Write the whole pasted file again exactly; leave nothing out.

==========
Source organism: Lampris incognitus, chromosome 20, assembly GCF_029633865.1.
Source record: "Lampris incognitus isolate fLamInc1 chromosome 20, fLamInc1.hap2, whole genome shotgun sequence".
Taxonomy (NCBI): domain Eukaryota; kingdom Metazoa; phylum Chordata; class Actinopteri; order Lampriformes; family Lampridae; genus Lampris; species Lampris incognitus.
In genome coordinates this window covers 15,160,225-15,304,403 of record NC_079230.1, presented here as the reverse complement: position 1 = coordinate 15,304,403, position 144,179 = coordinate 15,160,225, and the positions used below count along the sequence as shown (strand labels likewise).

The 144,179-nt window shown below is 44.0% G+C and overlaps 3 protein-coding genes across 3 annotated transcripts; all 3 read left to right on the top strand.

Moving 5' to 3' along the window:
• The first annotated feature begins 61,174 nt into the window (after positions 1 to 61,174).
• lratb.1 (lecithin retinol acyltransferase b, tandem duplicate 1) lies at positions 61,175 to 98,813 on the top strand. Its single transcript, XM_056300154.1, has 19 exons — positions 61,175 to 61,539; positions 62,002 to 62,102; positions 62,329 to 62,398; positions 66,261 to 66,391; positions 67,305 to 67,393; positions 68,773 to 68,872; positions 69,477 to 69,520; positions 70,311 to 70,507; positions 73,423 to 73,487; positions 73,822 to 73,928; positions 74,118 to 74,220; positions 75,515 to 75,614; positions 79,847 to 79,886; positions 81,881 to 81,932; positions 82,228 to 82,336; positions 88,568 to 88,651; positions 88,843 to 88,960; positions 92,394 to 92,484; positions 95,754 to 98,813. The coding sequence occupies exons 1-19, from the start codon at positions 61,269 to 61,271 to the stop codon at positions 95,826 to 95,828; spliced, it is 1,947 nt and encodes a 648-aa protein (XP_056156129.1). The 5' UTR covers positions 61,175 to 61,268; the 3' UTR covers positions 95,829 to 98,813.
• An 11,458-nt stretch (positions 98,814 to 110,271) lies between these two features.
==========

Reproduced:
Source organism: Lampris incognitus, chromosome 20, assembly GCF_029633865.1.
Source record: "Lampris incognitus isolate fLamInc1 chromosome 20, fLamInc1.hap2, whole genome shotgun sequence".
Taxonomy (NCBI): domain Eukaryota; kingdom Metazoa; phylum Chordata; class Actinopteri; order Lampriformes; family Lampridae; genus Lampris; species Lampris incognitus.
In genome coordinates this window covers 15,160,225-15,304,403 of record NC_079230.1, presented here as the reverse complement: position 1 = coordinate 15,304,403, position 144,179 = coordinate 15,160,225, and the positions used below count along the sequence as shown (strand labels likewise).

The 144,179-nt window shown below is 44.0% G+C and overlaps 3 protein-coding genes across 3 annotated transcripts; all 3 read left to right on the top strand.

Moving 5' to 3' along the window:
• The first annotated feature begins 61,174 nt into the window (after positions 1 to 61,174).
• lratb.1 (lecithin retinol acyltransferase b, tandem duplicate 1) lies at positions 61,175 to 98,813 on the top strand. Its single transcript, XM_056300154.1, has 19 exons — positions 61,175 to 61,539; positions 62,002 to 62,102; positions 62,329 to 62,398; positions 66,261 to 66,391; positions 67,305 to 67,393; positions 68,773 to 68,872; positions 69,477 to 69,520; positions 70,311 to 70,507; positions 73,423 to 73,487; positions 73,822 to 73,928; positions 74,118 to 74,220; positions 75,515 to 75,614; positions 79,847 to 79,886; positions 81,881 to 81,932; positions 82,228 to 82,336; positions 88,568 to 88,651; positions 88,843 to 88,960; positions 92,394 to 92,484; positions 95,754 to 98,813. The coding sequence occupies exons 1-19, from the start codon at positions 61,269 to 61,271 to the stop codon at positions 95,826 to 95,828; spliced, it is 1,947 nt and encodes a 648-aa protein (XP_056156129.1). The 5' UTR covers positions 61,175 to 61,268; the 3' UTR covers positions 95,829 to 98,813.
• An 11,458-nt stretch (positions 98,814 to 110,271) lies between these two features.